Remittances continue to decline. In July-October this year, these remittances fell to $9.9 billion, down 8.6 per cent from $10.827bn in July-October last year. If the declining trend continues, total remittances in FY23, ending in June, would remain close to $30bn, lower than the $31bn that flowed in FY22.

That may frustrate hopes of keeping FY23’s current account deficit somewhere around $10bn, more so if stagnant exports don’t grow much in the remaining eight months of the fiscal year. In the first four months of the year (July-October), merchandise exports grew just about 1pc to $9.549bn.

Remittances from Saudi Arabia, UAE, UK and US make up 68.5pc of Pakistan’s yearly remittances. But lately, remittances from the first three countries, with a share of 57.7pc in the total pie, have been falling with little chance of a reversal of this trend, primarily due to economic and expatriate labour market conditions of host countries.

Overseas Pakistanis working in Saudi Arabia, UAE and UK are sending less foreign exchange back home than last year. During July-October this year, remittances from these countries fell by 11.7pc, 9.2pc and 8.3pc, respectively, according to the State Bank of Pakistan (SBP).

A 9.2pc fall in remittances from the UAE can be explained by a sharp decline in the number of Pakistani workers going there during the past two years owing to Covid restrictions

Expat Pakistanis in Saudi Arabia are falling because expatriate workers from other countries, including India, are outnumbering expatriate Pakistanis in professional/managerial jobs. Besides, the growing Saudisation of the labour market and growth in opportunities for overseas workers to set up small businesses in Saudi Arabia also influence the volume of foreign exchange sent back home. Pakistan is no exception.

Almost all these factors apply to remittances coming to Pakistan from the UAE with varying degrees of intensity. The UAE is a global financial and trading hub that offers greater opportunities for expatriate workers to use earnings to invest in UAE-based businesses.

Those opportunities become more attractive for Pakistanis settled there when they see that political uncertainty back home is growing day by day — and the environment to invest in Pakistan is far less friendly than in the UAE. On the contrary, they come across a growing number of resident Pakistanis who continue to invest in the UAE’s real estate and retail sectors.

A 9.2pc fall in remittances from the UAE (from $2.08bn in July-Oct 2021 to $1.89bn in July-Oct 2022) can also be explained by a sharp decline in the number of Pakistani workers going there during the past two years. In 2020 and 2021, only 81,118 went on a work visa to the UAE, mainly because of Covid-19-related travel restrictions against 211,270 in 2019 alone.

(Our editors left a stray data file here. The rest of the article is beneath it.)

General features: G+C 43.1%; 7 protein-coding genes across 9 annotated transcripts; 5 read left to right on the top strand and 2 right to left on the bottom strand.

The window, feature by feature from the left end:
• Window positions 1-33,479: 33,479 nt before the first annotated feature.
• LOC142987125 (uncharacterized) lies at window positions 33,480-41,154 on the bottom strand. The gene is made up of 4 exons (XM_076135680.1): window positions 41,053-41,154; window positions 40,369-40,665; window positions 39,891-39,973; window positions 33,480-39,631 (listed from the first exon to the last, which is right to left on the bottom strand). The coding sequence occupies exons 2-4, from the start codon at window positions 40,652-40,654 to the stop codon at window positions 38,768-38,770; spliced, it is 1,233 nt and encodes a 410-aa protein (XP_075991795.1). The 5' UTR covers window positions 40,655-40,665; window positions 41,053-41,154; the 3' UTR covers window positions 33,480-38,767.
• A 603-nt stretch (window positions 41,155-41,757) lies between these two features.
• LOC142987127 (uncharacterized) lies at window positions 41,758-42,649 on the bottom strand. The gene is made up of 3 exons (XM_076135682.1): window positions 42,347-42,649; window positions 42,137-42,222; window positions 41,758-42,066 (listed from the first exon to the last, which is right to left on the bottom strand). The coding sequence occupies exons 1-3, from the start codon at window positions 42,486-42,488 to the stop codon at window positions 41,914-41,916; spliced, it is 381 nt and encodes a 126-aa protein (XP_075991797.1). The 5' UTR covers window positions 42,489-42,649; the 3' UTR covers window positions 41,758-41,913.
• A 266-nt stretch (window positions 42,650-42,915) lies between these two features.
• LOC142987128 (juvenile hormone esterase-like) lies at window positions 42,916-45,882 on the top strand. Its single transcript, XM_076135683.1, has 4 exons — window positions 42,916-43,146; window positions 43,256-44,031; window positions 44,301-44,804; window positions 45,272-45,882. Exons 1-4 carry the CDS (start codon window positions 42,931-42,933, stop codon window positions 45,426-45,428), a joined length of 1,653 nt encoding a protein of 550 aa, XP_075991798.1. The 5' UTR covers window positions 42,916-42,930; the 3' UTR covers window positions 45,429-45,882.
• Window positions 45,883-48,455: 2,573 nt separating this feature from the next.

Between January and October this year, 108,573 Pakistanis went there for work, according to the Bureau of Emigration and Overseas Employment. By the end of the year, this number could rise to 130,000 or so, but that too would be far below what it was in 2019 — and even earlier.

Saudi Arabia’s case is not different. The decline in remittances from the Kingdom (from $2.785bn in July-Oct 2021 to $2.459bn in July-Oct 2022) can also be partly explained in the context of labour export. In the last two years, 292,153 Pakistani went on a work visa to Saudi Arabia; in 2019 alone, 332,764 workers went there.

The number is growing rapidly (429,649 in 10 months of 2022). But larger export of workforce takes time to translate into thicker remittances. Remittances from Saudi Arabia may start growing sometime in the middle of 2023 or early 2024. But the government must make serious efforts to ensure that the export of workforce to the UAE returns to the levels where it was before the outbreak of Covid-19.

During July-October 2022, remittances from the UK slipped to $1.368bn from more than $14.92bn during July-October 2021. But the reasons for this decline are different. People in the UK are braving 41-year high consumer inflation (11.1pc in October) and 45-year high food inflation (16.4pc in October).

This is eroding the savings of people living there, including expatriates, and the expatriates are also sending back home a little less than what they were previously remitting. Besides, the UK economy has already contracted 0.2pc in the July-September quarter, and the Bank of England fears that this downturn could last deep into 2024. Dwindling remittances from there is a direct reflection of this fact.

The government and the SBP have recently taken some initiatives to curb inflows of remittances through illegal channels besides cracking down on those money changers involved in this activity. That is a welcome move and must go on. But the policymakers must not overlook the fact that remittances coming in through banking channels keep falling for the obvious reasons.

Limiting the amount of foreign exchange that people can purchase from the exchange companies and requiring these companies to keep verifiable records of the deals also make sense as the country is braving a foreign exchange crisis.

However, for medium- to long-term purposes, there is a need to revisit our remittances policy once again with an objective of (1) strategising remittances’ growth from four main centres — US, UK, Saudi Arabia and UAE, (2) exploring new host countries for Pakistani workers, (3) improving the quality exportable workforce, and (4) expediting the move to give overseas Pakistanis the right to vote in general elections. The last one is obviously the most important.

Published in Dawn, The Business and Finance Weekly, November 21st, 2022

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